From the sale of tickets to athletic or performing arts events, to housing and parking fees and fines, as well as merchandise sales and event sponsorships, there are myriad alternative sources of revenue coming in to various departments on a given campus throughout the year.
When it comes to nontuition payments, college and university officials want the best of both worlds, says Daryl Robinson, director of higher education product development and strategy for Nelnet Business Solutions.
On the one hand, they’re expressing the need to centralize the accounting of revenue generated by departments across campus. On the other hand, there’s the realization this effort is often best handled by those individual departments.
Upon deciding that a more uniform approach was required when it came to the nontuition revenue being generated by departments across campus, The University of Alabama officials established policies designed to regain control of what had been, up to that point, highly decentralized.
Segmented into three areas—revenue-generating operations, credit card operations, and eCommerce ventures—the policies centralized the oversight and handling of funds within the student receivables office.
Any institution building a new compensation system must have adequate resources—including staff— to complete the project within a reasonable time frame, says Lynne Hammond, assistant vice president, human resources at Auburn University in Alabama.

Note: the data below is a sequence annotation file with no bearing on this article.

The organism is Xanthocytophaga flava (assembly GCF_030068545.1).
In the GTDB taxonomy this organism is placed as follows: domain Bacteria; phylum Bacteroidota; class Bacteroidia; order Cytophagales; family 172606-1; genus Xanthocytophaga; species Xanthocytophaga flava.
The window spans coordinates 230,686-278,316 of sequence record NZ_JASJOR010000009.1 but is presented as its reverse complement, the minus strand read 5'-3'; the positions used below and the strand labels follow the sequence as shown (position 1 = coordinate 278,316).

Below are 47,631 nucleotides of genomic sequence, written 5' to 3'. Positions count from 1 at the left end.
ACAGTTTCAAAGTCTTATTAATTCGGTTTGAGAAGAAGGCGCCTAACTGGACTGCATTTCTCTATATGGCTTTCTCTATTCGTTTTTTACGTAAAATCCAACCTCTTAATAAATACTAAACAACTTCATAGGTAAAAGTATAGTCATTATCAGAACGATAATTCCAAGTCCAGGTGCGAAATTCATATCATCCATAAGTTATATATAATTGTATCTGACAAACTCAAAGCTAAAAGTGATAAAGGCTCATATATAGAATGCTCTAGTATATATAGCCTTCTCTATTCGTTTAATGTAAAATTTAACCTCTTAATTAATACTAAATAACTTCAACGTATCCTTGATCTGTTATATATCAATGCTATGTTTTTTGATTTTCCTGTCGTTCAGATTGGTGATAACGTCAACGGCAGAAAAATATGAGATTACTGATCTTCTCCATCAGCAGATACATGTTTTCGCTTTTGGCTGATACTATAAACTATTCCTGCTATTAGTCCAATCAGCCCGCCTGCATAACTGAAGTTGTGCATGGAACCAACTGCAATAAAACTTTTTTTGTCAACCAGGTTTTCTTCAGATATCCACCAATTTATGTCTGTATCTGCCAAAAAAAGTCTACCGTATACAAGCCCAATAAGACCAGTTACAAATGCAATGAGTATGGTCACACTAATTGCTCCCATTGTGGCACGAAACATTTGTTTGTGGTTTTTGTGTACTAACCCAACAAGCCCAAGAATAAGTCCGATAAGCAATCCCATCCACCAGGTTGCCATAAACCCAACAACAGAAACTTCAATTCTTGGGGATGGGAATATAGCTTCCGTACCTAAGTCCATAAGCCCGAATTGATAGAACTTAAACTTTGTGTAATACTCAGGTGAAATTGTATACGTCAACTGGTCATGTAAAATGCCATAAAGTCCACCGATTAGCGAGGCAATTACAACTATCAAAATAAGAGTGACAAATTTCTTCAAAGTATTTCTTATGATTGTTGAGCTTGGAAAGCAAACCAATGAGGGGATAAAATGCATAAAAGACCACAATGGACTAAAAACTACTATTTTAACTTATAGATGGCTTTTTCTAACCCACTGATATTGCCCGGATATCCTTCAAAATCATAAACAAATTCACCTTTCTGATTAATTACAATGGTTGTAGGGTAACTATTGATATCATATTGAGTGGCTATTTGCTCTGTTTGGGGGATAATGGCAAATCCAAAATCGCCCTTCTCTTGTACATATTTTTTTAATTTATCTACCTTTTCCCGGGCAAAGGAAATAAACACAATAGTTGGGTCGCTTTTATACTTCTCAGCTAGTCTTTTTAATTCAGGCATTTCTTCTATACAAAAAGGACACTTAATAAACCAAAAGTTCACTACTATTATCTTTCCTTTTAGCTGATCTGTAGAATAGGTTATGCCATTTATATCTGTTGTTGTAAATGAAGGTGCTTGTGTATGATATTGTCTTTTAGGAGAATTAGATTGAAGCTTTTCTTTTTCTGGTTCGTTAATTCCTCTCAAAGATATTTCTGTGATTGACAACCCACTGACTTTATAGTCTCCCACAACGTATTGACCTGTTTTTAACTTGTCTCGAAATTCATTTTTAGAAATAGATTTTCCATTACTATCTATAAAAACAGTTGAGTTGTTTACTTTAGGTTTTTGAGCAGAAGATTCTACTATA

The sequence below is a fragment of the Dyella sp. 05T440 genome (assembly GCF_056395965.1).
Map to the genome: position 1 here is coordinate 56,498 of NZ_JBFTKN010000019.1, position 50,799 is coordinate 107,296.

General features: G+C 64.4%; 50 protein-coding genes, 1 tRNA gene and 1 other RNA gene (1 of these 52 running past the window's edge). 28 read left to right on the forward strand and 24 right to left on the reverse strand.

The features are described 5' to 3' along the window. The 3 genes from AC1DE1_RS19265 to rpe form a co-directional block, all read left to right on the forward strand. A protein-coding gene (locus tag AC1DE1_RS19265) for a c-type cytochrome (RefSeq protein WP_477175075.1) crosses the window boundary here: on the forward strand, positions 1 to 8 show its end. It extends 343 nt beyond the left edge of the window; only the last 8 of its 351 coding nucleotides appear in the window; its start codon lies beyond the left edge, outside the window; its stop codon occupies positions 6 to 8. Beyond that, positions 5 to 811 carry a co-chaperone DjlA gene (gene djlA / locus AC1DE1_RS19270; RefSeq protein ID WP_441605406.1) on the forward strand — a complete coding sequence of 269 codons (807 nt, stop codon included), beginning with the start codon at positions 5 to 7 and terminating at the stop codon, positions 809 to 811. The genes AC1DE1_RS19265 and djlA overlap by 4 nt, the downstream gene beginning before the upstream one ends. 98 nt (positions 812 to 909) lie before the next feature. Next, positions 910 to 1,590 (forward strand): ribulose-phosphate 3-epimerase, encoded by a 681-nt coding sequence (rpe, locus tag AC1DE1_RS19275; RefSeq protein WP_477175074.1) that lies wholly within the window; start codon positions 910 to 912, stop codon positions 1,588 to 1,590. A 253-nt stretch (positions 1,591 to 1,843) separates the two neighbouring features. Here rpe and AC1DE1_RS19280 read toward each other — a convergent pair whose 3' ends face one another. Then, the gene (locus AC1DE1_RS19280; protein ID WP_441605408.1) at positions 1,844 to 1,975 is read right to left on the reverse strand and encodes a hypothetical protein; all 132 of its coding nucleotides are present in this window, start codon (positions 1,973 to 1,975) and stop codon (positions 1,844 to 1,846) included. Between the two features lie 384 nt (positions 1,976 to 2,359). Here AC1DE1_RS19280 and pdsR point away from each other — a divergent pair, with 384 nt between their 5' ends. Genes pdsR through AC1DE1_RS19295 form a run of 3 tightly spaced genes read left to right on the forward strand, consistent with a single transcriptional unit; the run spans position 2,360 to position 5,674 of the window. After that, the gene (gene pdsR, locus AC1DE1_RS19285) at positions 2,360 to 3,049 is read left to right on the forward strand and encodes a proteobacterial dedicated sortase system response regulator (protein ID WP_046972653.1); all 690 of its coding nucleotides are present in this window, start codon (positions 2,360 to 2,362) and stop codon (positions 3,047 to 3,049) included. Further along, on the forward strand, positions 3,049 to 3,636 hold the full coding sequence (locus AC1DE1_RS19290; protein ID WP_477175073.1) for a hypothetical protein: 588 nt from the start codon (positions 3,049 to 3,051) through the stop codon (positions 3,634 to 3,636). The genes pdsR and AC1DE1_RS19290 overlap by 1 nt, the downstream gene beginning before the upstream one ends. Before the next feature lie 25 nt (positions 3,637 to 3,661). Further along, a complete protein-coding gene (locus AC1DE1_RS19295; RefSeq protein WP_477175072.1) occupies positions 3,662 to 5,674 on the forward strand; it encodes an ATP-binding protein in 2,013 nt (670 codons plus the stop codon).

A new system that doesn’t position employees within the salary structure appropriately can lead to unmet expectations that translate into disgruntled employees.
When the topic of higher ed salaries draws public attention, more often than not the focus is on presidents or football coaches. But behind the scenes, the real challenge for college and university leaders lies in crafting compensation practices to recruit and reward the talented faculty and staff who make up the heart of every institution.
As colleges come out of the recession, many are now expected to make up for years of stagnant salaries. Administrators also face the competition for top faculty talent, the push for greater salary equity, and other pressures.
The interest in financial literacy has expanded beyond the financial office, which is where Lyssa Thaden, financial education content manager at American Student Assistance, used to focus her pitches.
“Now, at a stakeholder meeting, I’ll have someone from the financial aid office but also someone from admissions and enrollment management,” says Thaden, who consults with school sponsors of SALT, ASA’s financial literacy program. “The marketing folks show up, the residence life people show up, and even alumni.”
A spooky cloud of crimson smoke dramatizes the dread of overwhelming student debt in “The Red,” a short movie thriller created for SALT, the American Student Assistance financial literacy program for students and alumni.
Less dramatic but noteworthy still, college students logging onto the National Endowment for Financial Education’s CashCourse can take a “Financial Realities” quiz to test their knowledge. In the opening question, they’re asked what will have the worst impact on their finances: gourmet coffee drinks, borrowing money, or spending without a plan.
“If you build it, they probably won’t come.” That’s Sara Wilson’s take on the launch of the typical campus financial literacy program. As financial literacy project manager at USA Funds, she knows firsthand how many students participate and what they think later as they look back.
While numerous post-graduation surveys by the company show students regret not learning more about personal finance while they were in school, they also tend not to access financial literacy information when it’s offered on a completely voluntary basis, Wilson says.